The UK cabinet office has rejected a £33m proposal to double the capacity for French government passport checks at Dover, dooming UK passengers to long delays at the border post-Brexit.
The port of Dover, which handles 2.2 million passenger vehicles each year, requested the funding in October to help it to pay for additional Brexit-related border expenses.
The £33m would have been used to double the number of French government passport booths from five to 10 in anticipation of more stringent requirements, including stamps in passports after January 1, according to the Financial Times.
Dover has repeatedly warned that it will need to substantially boost capacity for French controls, which under a reciprocal bilateral agreement enables passports to be checked before boarding the train or ferry to France in order to ease traffic flows, according to the FT.
The UK and EU have agreed to extend Brexit talks until the transition period deadline on 31 December, after a last-ditch trip to Brussels by the Prime Minister last week failed to produce any fruit.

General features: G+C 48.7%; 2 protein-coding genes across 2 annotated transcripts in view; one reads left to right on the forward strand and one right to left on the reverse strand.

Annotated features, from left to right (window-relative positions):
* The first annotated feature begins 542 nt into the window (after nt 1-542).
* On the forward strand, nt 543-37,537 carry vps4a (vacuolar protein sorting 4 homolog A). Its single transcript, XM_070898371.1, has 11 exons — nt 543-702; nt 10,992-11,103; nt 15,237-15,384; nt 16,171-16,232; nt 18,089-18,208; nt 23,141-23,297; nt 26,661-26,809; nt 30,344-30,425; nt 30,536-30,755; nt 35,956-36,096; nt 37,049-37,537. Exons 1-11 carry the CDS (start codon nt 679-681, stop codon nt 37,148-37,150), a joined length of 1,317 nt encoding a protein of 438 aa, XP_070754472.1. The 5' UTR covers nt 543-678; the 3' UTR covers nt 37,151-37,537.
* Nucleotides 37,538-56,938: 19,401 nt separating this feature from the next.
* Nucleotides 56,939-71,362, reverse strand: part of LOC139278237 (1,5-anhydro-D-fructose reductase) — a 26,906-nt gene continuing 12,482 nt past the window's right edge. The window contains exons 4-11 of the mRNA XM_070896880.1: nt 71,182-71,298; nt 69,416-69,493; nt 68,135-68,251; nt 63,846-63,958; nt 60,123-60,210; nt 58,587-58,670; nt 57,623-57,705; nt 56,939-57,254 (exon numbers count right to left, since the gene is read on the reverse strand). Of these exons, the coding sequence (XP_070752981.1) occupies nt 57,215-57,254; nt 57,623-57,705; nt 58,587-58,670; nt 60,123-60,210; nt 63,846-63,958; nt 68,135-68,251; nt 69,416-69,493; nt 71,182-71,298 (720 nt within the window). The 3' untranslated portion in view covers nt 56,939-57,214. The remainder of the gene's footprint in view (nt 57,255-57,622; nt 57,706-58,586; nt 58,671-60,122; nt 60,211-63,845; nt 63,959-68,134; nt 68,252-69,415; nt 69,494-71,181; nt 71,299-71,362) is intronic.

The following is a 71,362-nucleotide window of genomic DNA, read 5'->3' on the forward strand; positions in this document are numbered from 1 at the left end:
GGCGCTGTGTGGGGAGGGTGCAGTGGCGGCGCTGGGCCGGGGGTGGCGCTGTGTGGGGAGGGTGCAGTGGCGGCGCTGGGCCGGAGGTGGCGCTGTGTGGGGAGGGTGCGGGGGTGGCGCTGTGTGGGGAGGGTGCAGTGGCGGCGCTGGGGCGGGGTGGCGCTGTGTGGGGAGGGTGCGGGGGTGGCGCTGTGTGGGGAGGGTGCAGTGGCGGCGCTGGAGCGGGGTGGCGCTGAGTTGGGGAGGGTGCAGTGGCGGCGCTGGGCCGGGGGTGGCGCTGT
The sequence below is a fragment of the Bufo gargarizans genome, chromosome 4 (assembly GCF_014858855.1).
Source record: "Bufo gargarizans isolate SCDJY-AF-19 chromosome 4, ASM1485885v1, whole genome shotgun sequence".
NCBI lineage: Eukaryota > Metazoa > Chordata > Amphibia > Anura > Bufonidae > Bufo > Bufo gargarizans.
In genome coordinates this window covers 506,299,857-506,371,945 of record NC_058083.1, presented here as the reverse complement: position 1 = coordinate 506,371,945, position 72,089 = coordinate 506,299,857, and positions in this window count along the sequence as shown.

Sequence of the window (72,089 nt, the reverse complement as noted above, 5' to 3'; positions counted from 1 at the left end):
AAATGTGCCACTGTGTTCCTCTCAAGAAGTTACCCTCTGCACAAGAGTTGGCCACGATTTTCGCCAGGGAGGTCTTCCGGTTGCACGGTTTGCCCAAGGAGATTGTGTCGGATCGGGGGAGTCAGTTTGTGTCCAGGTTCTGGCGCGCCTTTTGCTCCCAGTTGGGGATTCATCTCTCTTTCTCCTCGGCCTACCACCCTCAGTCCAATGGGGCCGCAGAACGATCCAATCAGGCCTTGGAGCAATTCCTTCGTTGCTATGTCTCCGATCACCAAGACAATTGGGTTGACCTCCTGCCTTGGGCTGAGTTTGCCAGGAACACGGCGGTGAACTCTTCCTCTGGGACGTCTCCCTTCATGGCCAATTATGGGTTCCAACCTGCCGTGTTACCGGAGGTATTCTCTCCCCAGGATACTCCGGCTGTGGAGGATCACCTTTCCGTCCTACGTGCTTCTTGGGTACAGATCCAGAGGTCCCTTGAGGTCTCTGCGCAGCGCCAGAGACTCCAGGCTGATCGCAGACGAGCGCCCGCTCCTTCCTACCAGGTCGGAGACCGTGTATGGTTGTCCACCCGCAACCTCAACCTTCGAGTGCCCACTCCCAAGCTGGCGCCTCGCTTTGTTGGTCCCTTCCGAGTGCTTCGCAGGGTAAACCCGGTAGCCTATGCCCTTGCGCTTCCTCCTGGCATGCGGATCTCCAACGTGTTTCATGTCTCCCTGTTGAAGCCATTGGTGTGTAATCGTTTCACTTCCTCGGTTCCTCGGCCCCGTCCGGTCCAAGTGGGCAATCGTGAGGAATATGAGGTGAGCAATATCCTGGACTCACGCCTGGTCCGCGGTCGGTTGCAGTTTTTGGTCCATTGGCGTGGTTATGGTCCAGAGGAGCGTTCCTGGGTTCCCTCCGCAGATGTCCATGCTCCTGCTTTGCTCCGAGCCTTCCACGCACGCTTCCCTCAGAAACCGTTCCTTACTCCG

The UK will automatically leave the customs union and single market if a deal is not reached by the New Year.
This morning European Commission president Ursula Von der Leyen said there was a “path to agreement” in Brexit talks, as the UK and EU continued crunch talks ahead of the transition period deadline.
The news was followed by the pound hitting its highest level in two years after market optimism rose that the UK and EU would strike a post-Brexit trade agreement.